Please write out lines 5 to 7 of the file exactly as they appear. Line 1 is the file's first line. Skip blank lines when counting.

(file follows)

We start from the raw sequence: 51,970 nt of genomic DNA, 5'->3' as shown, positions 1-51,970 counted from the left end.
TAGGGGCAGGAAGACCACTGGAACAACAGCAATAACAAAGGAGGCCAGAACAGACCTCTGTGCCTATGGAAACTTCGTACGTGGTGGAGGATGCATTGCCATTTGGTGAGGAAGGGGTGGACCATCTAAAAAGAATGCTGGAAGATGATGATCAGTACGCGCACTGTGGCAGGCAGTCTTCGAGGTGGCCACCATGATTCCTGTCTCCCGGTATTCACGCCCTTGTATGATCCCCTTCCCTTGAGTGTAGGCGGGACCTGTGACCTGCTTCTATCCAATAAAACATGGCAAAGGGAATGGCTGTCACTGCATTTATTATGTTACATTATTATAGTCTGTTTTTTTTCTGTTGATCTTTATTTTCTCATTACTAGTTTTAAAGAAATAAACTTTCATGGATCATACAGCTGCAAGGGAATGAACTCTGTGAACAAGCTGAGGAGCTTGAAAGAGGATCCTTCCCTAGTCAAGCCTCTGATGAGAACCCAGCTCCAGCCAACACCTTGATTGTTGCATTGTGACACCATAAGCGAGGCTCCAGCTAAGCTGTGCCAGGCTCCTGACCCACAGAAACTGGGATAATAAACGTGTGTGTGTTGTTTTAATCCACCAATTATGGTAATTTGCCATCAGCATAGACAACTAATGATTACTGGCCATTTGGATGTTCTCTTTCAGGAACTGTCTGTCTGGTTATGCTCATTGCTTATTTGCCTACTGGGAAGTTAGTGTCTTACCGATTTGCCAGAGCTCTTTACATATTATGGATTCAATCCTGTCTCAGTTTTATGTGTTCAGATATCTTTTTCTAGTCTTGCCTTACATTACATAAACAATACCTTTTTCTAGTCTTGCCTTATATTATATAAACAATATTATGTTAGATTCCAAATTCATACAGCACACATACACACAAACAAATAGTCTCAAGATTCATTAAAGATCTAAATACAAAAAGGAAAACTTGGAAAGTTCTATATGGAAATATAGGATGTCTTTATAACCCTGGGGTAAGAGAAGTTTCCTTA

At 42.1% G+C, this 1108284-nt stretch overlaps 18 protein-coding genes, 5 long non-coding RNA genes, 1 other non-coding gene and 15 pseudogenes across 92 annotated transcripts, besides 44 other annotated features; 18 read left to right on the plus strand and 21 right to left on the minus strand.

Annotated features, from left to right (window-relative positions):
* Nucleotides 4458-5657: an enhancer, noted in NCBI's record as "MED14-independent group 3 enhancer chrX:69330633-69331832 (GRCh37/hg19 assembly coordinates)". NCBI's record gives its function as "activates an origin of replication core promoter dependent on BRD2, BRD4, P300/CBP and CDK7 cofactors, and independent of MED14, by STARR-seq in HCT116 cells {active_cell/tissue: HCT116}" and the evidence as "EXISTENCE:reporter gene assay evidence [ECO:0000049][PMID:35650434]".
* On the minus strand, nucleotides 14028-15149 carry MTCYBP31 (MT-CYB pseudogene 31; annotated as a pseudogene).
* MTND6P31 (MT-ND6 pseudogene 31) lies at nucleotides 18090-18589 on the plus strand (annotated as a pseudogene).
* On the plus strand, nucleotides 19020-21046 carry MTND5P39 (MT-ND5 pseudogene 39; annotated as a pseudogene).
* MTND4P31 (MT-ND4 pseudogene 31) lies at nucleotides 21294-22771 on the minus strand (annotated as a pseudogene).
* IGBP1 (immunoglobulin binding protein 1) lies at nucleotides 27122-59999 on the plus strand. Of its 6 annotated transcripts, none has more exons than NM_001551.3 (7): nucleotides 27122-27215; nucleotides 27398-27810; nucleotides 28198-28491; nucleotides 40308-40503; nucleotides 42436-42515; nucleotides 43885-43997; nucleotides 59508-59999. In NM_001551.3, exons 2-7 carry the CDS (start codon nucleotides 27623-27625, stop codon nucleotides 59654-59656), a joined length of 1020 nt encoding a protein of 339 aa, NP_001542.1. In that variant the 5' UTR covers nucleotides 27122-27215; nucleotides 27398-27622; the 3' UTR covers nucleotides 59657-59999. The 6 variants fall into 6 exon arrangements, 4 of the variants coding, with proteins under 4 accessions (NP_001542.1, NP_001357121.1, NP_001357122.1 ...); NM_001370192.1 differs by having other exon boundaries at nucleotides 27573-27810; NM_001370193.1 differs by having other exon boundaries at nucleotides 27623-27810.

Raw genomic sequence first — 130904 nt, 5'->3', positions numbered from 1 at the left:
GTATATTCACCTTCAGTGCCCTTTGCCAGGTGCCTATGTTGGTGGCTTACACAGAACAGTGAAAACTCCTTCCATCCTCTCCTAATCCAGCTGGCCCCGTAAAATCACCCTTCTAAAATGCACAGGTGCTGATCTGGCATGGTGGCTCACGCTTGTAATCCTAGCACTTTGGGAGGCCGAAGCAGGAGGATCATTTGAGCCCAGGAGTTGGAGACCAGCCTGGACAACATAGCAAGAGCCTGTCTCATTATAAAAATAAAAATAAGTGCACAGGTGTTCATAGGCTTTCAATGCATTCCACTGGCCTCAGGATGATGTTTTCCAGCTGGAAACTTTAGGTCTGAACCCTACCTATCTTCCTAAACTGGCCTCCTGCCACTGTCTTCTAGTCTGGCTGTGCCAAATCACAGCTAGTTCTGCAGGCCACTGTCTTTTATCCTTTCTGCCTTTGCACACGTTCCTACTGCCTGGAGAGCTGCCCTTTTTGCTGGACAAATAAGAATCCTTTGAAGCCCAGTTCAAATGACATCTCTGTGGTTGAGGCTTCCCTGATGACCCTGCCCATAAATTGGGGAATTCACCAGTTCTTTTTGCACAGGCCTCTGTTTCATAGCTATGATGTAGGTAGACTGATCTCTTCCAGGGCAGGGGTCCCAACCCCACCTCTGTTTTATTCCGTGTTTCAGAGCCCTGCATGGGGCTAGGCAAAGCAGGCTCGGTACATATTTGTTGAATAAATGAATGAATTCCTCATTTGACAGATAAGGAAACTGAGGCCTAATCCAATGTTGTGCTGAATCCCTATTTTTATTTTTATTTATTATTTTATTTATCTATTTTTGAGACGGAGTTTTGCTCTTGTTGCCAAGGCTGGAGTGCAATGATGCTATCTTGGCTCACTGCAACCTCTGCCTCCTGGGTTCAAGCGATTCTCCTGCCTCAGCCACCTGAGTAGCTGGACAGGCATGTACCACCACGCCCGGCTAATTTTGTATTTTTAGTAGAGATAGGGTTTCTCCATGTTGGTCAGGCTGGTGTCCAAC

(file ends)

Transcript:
* Nucleotides 4458-5657: an enhancer, noted in NCBI's record as "MED14-independent group 3 enhancer chrX:69330633-69331832 (GRCh37/hg19 assembly coordinates)". NCBI's record gives its function as "activates an origin of replication core promoter dependent on BRD2, BRD4, P300/CBP and CDK7 cofactors, and independent of MED14, by STARR-seq in HCT116 cells {active_cell/tissue: HCT116}" and the evidence as "EXISTENCE:reporter gene assay evidence [ECO:0000049][PMID:35650434]".
* On the minus strand, nucleotides 14028-15149 carry MTCYBP31 (MT-CYB pseudogene 31; annotated as a pseudogene).
* MTND6P31 (MT-ND6 pseudogene 31) lies at nucleotides 18090-18589 on the plus strand (annotated as a pseudogene).